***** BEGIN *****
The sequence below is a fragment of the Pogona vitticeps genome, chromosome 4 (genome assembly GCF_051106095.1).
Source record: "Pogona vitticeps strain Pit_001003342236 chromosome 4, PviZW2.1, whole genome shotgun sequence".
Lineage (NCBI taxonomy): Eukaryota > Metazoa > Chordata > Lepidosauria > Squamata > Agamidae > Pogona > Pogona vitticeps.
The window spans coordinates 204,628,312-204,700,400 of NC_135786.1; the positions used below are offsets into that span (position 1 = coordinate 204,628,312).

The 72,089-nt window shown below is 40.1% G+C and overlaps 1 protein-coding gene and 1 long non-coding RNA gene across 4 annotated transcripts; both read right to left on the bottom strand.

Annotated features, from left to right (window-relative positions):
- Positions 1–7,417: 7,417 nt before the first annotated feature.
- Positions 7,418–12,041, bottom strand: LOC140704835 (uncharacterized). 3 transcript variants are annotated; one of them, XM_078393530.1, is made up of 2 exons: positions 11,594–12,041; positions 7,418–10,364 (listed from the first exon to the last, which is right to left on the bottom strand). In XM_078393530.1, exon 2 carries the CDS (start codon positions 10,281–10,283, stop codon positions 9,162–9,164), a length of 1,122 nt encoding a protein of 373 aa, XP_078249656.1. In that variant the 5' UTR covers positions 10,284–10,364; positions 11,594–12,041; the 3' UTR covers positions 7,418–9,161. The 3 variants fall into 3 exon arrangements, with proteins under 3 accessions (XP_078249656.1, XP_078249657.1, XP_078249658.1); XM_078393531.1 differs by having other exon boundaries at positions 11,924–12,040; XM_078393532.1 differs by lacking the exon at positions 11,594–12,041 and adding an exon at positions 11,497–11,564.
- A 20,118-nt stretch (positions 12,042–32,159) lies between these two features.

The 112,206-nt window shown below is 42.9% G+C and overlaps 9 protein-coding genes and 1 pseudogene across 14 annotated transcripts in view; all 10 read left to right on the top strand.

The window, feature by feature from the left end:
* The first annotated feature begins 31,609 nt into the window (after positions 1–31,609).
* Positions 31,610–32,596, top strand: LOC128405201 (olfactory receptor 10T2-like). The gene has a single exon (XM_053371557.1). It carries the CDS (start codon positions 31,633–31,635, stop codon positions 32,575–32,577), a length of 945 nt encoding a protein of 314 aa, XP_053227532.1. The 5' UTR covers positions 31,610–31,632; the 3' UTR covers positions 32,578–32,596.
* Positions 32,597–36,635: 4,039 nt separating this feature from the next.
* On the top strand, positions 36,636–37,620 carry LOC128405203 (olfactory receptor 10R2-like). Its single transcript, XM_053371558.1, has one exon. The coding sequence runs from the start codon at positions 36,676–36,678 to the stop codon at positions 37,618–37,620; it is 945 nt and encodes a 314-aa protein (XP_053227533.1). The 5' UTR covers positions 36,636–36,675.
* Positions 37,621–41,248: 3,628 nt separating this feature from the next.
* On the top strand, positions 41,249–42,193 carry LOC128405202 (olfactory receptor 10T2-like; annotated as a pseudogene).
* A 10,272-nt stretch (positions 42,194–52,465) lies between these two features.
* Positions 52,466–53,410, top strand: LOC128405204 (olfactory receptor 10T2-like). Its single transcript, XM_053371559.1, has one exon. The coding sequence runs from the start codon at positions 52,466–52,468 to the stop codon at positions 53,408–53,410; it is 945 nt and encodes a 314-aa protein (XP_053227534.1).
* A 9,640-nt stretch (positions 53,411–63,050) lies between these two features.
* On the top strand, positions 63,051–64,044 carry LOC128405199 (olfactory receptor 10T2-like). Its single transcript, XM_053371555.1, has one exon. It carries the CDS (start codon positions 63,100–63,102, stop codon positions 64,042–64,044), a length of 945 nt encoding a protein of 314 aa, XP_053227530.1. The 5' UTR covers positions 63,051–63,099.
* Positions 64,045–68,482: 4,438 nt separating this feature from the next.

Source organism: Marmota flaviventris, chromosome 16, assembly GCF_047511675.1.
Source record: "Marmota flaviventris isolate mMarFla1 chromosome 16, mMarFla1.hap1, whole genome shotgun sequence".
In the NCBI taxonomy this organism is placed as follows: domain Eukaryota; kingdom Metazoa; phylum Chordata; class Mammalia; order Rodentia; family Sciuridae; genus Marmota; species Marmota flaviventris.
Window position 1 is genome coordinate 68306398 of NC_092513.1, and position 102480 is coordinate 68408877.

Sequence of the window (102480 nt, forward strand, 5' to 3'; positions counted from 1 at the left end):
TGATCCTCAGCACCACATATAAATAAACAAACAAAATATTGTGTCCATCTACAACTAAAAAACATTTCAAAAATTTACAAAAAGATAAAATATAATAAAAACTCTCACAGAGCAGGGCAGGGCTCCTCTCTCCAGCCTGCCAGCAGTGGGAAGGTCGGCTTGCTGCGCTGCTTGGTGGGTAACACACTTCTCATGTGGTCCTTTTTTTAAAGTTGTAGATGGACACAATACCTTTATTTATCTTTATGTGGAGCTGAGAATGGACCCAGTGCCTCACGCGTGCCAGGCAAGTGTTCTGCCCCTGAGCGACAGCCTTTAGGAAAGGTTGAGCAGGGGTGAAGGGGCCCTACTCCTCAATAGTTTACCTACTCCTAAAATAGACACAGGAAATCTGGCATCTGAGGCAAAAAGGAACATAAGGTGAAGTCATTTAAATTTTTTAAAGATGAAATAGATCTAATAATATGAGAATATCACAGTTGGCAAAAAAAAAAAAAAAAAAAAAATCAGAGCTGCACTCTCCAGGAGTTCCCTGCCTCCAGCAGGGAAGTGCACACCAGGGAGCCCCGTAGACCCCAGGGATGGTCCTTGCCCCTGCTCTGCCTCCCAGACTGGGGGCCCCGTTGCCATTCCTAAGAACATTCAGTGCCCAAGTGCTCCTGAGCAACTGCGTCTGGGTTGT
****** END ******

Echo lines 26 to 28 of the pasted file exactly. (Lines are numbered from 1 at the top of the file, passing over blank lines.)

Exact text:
Window position 1 is genome coordinate 68306398 of NC_092513.1, and position 102480 is coordinate 68408877.

Sequence of the window (102480 nt, forward strand, 5' to 3'; positions counted from 1 at the left end):
TGATCCTCAGCACCACATATAAATAAACAAACAAAATATTGTGTCCATCTACAACTAAAAAACATTTCAAAAATTTACAAAAAGATAAAATATAATAAAAACTCTCACAGAGCAGGGCAGGGCTCCTCTCTCCAGCCTGCCAGCAGTGGGAAGGTCGGCTTGCTGCGCTGCTTGGTGGGTAACACACTTCTCATGTGGTCCTTTTTTTAAAGTTGTAGATGGACACAATACCTTTATTTATCTTTATGTGGAGCTGAGAATGGACCCAGTGCCTCACGCGTGCCAGGCAAGTGTTCTGCCCCTGAGCGACAGCCTTTAGGAAAGGTTGAGCAGGGGTGAAGGGGCCCTACTCCTCAATAGTTTACCTACTCCTAAAATAGACACAGGAAATCTGGCATCTGAGGCAAAAAGGAACATAAGGTGAAGTCATTTAAATTTTTTAAAGATGAAATAGATCTAATAATATGAGAATATCACAGTTGGCAAAAAAAAAAAAAAAAAAAAAATCAGAGCTGCACTCTCCAGGAGTTCCCTGCCTCCAGCAGGGAAGTGCACACCAGGGAGCCCCGTAGACCCCAGGGATGGTCCTTGCCCCTGCTCTGCCTCCCAGACTGGGGGCCCCGTTGCCATTCCTAAGAACATTCAGTGCCCAAGTGCTCCTGAGCAACTGCGTCTGGGTTGT